KEMA Collaborates With Duke Energy to Develop First Smart Grid Interoperability Testing Lab in U.S.

Offers Integration, Testing, and Compliance Certification to Manage Grid Technology Risks

BURLINGTON, MA--(Marketwire - January 31, 2011) - KEMA and Duke Energy today announced their collaboration on developing smart grid interoperability testing and certification capabilities. The Smart Grid Interop Lab (Interop Lab) will provide utilities and technology suppliers independent verification of device specifications. It will also certify smart grid product and service interoperability, performance, and compliance with existing and emerging standards. Through the testing process, the Interop Lab will provide input to the National Institute of Standards and Technology (NIST) and other smart grid standards development initiatives. The Interop Lab will offer clients a platform for managing risk exposure, verifying business case projections, and securing successful smart grid deployment.

As part of the collaboration KEMA will provide interoperability testing for Duke Energy's smart grid infrastructure and devices inside the Duke Energy Envision Center in Erlanger, Ky. The Smart Grid Interop Lab is interoperable from multiple locations. It will initially be co-located at the Duke Energy Envision Center and at KEMA's Powertest Lab in Chalfont, Pa. KEMA will also offer smart grid testing and certification services independently to utilities and technology suppliers. The Interop Lab leverages KEMA's extensive global testing and certification expertise. It also draws from KEMA's Smart Grid Reference Architecture initiative, benchmarking existing utility smart grid architecture and interoperability roadmaps using NIST and industry standards.

The Interop Lab is designed to help utilities and technology suppliers understand the aggregate value of their smart grid components. Through testing and certification, the lab offers independent verification of device interoperability and validation of compliance of low-voltage automation devices, meters, and consumer products with evolving smart grid standards. The lab offers utilities and technology suppliers several unique capabilities, including:

  • a live and operational smart grid environment to test compliance of products and services with existing and new standards, as they evolve

  • the ability to test, individually or in combination, new products and services for compliance and interoperability with supplemental products and services

  • a controlled environment to develop and execute new test procedures and use-case scenarios in accordance with evolving NIST Smart Grid standards

  • a platform to provide training for smart grid system installations, operations, and diagnostics

"Applying digital communications technology to the existing power grid is an important step in the evolution of the energy industry and in consumers' ability to achieve sustainable energy efficiency in their homes and businesses," said David Mohler, Duke Energy's chief technology officer. "The success of smart grid in this nation depends on the technology being integrated safely and securely into the existing infrastructure, and KEMA's work at our Envision Center will give utilities and suppliers a living lab where they can test product functionality and benefits before rolling it out for consumers."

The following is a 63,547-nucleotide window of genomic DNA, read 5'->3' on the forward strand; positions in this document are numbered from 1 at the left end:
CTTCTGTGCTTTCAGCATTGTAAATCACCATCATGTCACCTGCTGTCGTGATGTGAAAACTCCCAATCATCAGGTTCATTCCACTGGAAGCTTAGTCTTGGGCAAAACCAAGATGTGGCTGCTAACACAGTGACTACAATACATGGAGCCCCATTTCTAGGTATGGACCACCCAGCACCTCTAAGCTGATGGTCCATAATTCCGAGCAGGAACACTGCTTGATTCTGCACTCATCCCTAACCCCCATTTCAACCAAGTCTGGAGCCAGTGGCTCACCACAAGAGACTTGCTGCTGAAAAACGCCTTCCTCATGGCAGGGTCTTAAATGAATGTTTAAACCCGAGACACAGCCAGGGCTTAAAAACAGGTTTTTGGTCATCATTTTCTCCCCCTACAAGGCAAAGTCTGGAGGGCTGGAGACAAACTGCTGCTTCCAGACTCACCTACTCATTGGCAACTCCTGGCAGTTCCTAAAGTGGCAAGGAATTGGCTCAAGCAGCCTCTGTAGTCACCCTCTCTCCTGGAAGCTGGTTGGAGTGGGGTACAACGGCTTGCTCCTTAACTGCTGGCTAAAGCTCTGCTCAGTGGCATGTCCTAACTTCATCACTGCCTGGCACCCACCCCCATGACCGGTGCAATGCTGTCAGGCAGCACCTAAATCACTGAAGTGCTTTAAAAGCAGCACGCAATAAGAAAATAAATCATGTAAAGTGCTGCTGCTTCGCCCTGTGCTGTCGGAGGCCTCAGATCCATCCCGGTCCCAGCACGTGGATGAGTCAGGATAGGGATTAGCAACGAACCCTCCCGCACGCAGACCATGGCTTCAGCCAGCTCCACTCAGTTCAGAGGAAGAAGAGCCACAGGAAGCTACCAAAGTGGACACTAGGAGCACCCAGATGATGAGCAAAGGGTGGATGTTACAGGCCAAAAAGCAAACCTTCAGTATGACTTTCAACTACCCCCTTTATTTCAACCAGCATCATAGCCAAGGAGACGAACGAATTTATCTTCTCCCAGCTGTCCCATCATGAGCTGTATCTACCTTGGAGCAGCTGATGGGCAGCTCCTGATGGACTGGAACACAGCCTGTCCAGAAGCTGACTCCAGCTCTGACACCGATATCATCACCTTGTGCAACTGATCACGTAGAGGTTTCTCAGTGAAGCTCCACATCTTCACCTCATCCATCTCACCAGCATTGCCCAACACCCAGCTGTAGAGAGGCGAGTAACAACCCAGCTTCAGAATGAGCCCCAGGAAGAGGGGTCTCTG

"The wide-scale adoption of smart grid interoperability standards is still in development. As is the on-going compliance validation of smart grid product performance to these standards," said Hugo van Nispen, KEMA managing director, Americas. "As such, many utility smart grid programs face exposure to critical risks by deploying new technologies and integrating them with existing technologies at an unprecedented scale and scope. Each utility faces a unique set of needs and challenges in implementing their smart grid initiatives. KEMA's Smart Grid Interop Lap provides independent testing of specific designs within a specific environment -- enabling flexibility and innovation within existing smart grid programs and configurations as NIST and industry stakeholders work to define a national smart grid interoperability framework."

About KEMA
Founded in 1927, KEMA ( is a global provider of business and technical consulting, operational support, measurement and inspection, testing and certification for the energy and utility industry. With world headquarters in Arnhem, the Netherlands, KEMA employs more than 1,700 professionals globally with offices and representatives in more than 20 countries. KEMA's Americas subsidiary is headquartered in Burlington, Mass., and serves energy clients throughout the Americas and Caribbean.

About Duke Energy
Duke Energy is one of the largest electric power holding companies in the United States. Its regulated utility operations serve approximately 4 million customers located in five states in the Southeast and Midwest, representing a population of approximately 11 million people. Its commercial power and international business segments own and operate diverse power generation assets in North America and Latin America, including a growing portfolio of renewable energy assets in the United States. Headquartered in Charlotte, N.C., Duke Energy is a Fortune 500 company traded on the New York Stock Exchange under the symbol DUK. More information about the company is available on the Internet at:

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